Praga is Warsaw’s right-bank area that was once an independent town, from the time of its first mention in 1432. In the late 18th century, it became formally associated with Warsaw as a small settlement. In its early days as a suburb, many buildings were repeatedly destroyed by natural disasters and military battles; the only surviving historical monument from that time is the Church of Our Lady of Loreto.
Although it suffered repeated damage in its early days, Praga managed to resist WWII destruction, and today, it’s considered one of Warsaw’s trendiest neighborhoods, oozing a cool bohemian vibe. Post-industrial buildings have been converted into art galleries, cinemas, and pubs. Also look for pre-war elements like sidewalks, apartments and lampposts.
Praga is quite a departure from the well-traveled tourist spots in Warsaw proper. Its popularity is on the rise, so now is the best time to visit. Don’t miss historic monuments like Agnieszka Osiecka, ode to the Polish poet and journalist who authored over 2,000 songs; Kapela Podwórkowa, a tribute to pre-war cloth-capped buskers and musicians known as The Courtyard Band; and Monument of Kościuszko Division (Pomnik Kościuszkowców), a tribute to the 1st Tadeusz Kościuszko Infantry Division, who tried to help during the Warsaw Uprising in 1944.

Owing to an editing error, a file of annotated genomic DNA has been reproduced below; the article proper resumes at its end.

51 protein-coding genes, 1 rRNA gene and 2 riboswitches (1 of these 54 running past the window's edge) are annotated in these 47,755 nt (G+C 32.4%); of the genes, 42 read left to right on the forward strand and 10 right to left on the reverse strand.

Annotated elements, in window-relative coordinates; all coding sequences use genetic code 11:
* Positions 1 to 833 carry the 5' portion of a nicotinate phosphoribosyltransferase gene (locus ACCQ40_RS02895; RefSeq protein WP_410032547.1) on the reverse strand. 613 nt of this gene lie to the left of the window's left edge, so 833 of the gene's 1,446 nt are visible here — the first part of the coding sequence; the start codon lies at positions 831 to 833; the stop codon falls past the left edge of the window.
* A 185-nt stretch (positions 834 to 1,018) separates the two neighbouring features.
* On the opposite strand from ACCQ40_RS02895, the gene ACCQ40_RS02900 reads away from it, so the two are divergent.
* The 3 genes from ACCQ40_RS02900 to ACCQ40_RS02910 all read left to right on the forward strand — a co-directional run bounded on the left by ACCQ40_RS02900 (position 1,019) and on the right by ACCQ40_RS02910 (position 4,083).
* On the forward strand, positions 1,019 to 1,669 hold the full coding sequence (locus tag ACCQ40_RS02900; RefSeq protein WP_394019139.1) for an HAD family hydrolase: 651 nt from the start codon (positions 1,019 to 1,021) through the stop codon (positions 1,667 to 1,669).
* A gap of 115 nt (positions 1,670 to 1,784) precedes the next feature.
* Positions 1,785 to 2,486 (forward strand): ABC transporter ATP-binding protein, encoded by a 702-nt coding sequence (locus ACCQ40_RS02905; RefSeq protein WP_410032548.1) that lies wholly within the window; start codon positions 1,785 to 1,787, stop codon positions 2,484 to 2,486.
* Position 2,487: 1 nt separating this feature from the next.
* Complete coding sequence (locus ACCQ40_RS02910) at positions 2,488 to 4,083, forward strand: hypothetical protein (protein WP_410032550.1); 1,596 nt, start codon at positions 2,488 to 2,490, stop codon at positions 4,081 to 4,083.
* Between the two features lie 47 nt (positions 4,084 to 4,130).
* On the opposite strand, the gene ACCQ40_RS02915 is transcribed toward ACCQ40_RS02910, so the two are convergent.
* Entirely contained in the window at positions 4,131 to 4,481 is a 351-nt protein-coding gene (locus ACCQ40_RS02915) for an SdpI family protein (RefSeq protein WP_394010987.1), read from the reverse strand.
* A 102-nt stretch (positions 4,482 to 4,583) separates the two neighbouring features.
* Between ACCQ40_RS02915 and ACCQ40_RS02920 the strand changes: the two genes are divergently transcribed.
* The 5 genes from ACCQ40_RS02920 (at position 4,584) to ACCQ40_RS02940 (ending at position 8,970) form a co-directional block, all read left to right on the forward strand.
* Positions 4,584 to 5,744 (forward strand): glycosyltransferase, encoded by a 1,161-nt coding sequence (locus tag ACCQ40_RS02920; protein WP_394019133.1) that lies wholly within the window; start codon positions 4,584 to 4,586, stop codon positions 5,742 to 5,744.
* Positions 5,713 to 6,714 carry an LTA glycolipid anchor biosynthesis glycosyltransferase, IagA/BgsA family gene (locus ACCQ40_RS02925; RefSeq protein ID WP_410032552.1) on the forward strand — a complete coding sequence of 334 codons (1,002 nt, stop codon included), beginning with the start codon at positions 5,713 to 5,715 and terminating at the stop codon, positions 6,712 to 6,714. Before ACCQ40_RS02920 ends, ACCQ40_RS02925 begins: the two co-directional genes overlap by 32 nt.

Wilenski square is the transportation hub in Praga and is just a short walk from the Slasko Dabrowski Bridge across the Vistula River.